We shopped for 2 years before we made our choice. Our final choice was between a Tayana 37 and a Crealock 37. Single handed sailing was one of our serious condsiderations. We did choose the Crealock because it is a yawl and cutter rigged. Both foresails are on furlers, we love them. Consider what sails you're getting with the boat. We have a Yankee cut head sail. It's cut high enough to clear the stay sail easily. When tacking, we bring the Yankee across and then bring the sta'sil over. No issues, it's awesome. The mizzen self tends and the main is pretty ordinary.

The Tayana is a beautiful boat with more storage than ANY other boat we looked at. Nothing compares to her headroom!!! I'm 5'1' and could NOT wrap my fingers around the interior overhead grab rails. That's what made the boat a poor choice for me personally. Good luck!!

ps Living aboard is challenging enough- consider finding a slip!

SG
s/v Gypsy Palace

see pics under Off Topic - Fight Club thread
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Old 11-06-2009
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Yes, cutters are good boats for singlehanding. There are a few important things that will affect how easy they are for 1 person.

The cut of your yankee is very important for tacking. If you get a 140% genoa, it will get fouled on the inner forestay and make tacking hard but a good 100% yankee will tack easily.

Your boat can be setup with a self tending staysail or not. I don't know of any club-footed staysails that are not self tacking. A loose footed one is much harder to set up to be self tacking but it can be done. Either one can be set with roller furling but you will need to have an adjustable outhaul with the club-footed sail.

Having all of your lines lead aft is definitely helpful. If the deckhouse layout is correct, you can do this but it will require some time and money.

Having a way to lock the helm if you need to go forward is important. This can be a simple wheel lock or an autopilot. Being able to set the rudder for long enough to run forward and then back to the cockpit is very important.

You should not be worried about gybing either with a cutter. Some cutters will actually have smaller mains with makes them easier to gybe. To keep the staysail from slamming, you simply sheet it hard and gybe normally.

Good luck.
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Old 11-06-2009
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Thanks everyone for your great replies!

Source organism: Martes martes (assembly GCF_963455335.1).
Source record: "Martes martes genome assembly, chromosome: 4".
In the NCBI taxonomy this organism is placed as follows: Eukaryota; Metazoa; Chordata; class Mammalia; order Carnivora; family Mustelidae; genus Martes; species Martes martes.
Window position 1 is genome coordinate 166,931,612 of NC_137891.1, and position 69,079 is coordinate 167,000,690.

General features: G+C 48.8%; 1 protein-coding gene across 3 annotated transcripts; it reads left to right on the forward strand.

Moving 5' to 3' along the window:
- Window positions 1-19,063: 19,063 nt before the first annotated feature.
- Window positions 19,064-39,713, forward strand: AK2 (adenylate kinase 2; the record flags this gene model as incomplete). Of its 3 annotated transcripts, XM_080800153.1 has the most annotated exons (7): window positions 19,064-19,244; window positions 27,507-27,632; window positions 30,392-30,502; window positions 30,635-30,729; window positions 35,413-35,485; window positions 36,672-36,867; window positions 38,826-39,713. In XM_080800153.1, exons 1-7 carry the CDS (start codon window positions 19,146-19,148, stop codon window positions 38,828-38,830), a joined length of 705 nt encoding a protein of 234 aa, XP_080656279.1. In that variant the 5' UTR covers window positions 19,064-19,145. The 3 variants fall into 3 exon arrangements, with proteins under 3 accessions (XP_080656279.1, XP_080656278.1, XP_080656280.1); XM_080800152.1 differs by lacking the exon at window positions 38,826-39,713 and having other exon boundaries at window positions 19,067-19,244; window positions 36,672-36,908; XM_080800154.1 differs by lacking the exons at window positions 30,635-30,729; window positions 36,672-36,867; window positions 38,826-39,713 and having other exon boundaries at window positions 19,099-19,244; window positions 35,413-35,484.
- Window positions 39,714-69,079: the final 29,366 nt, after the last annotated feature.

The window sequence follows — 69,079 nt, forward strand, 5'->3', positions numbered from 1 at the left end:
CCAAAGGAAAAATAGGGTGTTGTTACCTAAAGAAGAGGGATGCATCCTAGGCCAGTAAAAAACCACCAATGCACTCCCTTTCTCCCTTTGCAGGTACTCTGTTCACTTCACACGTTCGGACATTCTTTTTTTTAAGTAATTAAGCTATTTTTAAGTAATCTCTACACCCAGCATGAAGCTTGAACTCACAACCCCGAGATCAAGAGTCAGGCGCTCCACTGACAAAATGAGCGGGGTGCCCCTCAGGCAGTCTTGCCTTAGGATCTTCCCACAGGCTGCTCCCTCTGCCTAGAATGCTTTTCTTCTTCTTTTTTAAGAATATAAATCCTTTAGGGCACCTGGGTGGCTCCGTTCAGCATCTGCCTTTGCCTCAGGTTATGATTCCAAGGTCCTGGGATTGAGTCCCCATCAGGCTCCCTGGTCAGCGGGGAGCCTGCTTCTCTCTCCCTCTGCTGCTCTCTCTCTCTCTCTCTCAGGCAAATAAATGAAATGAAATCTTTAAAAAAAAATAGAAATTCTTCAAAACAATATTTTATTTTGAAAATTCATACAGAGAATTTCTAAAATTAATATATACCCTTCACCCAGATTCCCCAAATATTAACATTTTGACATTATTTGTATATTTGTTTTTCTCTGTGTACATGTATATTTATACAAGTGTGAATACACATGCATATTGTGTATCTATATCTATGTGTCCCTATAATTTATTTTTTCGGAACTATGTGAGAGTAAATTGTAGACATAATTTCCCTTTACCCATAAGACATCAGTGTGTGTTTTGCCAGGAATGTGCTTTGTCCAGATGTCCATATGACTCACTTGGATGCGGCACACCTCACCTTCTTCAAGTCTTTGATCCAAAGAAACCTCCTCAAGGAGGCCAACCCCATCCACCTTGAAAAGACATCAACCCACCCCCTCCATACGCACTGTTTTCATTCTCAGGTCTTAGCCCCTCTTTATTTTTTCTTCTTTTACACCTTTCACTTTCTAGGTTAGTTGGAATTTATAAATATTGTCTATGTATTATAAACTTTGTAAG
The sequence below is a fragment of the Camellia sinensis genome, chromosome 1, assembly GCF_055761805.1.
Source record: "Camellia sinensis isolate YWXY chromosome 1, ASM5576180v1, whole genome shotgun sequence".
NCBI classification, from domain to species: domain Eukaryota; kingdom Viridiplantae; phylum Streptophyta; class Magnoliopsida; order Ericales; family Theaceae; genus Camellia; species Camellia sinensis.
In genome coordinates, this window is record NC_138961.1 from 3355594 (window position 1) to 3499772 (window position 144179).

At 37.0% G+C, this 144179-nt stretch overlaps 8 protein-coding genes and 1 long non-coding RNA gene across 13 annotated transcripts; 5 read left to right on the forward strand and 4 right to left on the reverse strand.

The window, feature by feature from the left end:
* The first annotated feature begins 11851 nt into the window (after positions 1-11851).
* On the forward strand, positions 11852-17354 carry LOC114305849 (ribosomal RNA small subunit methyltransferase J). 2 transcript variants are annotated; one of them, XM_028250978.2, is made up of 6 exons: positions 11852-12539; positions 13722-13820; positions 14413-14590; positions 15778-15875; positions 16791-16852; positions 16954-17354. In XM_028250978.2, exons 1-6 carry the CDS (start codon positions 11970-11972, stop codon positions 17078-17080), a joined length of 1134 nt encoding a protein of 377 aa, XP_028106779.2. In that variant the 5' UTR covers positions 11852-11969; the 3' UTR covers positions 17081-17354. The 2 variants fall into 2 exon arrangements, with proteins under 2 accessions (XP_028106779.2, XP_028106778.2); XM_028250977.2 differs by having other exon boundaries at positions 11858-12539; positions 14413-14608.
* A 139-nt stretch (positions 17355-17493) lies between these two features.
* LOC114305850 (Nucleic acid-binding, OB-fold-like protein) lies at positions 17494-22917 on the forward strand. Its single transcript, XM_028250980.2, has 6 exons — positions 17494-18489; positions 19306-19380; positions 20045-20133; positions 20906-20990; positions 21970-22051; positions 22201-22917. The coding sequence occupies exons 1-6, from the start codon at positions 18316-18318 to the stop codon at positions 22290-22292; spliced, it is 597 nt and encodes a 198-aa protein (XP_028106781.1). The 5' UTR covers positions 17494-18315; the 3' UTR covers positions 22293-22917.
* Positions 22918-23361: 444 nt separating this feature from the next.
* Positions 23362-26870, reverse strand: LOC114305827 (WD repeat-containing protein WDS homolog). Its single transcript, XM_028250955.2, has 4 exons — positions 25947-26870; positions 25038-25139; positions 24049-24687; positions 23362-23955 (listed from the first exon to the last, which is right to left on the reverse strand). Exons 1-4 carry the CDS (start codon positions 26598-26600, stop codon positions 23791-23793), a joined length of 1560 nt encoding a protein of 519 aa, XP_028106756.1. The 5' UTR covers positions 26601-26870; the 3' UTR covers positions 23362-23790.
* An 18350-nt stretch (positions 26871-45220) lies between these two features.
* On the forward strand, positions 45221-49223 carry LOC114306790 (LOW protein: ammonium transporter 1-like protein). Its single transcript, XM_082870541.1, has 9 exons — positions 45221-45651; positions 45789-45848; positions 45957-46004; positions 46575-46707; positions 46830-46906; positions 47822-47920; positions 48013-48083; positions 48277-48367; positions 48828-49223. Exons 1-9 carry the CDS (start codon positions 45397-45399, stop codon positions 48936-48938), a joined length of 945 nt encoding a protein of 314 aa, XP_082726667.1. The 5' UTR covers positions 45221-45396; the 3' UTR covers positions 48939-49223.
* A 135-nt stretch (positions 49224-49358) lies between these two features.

As I understand your advice, a cutter rig with both foresails on furlers, a high cut yankee headsail and a self-tending staysail would be the best set-up for a singlehander.

I wonder if the boom furled mainsails would help - or if they are prone to jaming.

painkiller - I'm hoping to find a boat with a davit dinghy suspended aft to keep deck clutter to a minimum. The jib boom I'll have to deal with I suppose.

lenl1540 - nope - never sailed anything much bigger than 30 feet - and that was many years ago in university. I'm taking an ocean sailing and navigation course in the USVI in April, and will spend the next year learning as much as possible before even buying a boat.

sailorgirl - I'll look into the Crealock 37s also - don't know much about them. I like the tayanas because of the large fuel and water tank capacities, and the heavier displacement.

Klem - I've copied your post and filed it into my 'Sailing' folder. I wonder if a wind vane wouldn't be more reliable than an electronic autopilot? Maybe both, eh? Thanks for the great advice!

Thanks again everyone!
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Old 11-07-2009
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Woulnt touch in boom furling with a bargepole.mime which came with boat fell apart in a force 6 in the tide rip off point of ayre on a pitch black night with a large ship bearig down on us. eventualy managed to lasso the end of the roller and get it all lashed down but not without a few hairy moments.still better than in mast as if they fail your stuffed . have now fitted a slab reefing,loose footed main with lazyjacks and stack pack .sets much better also.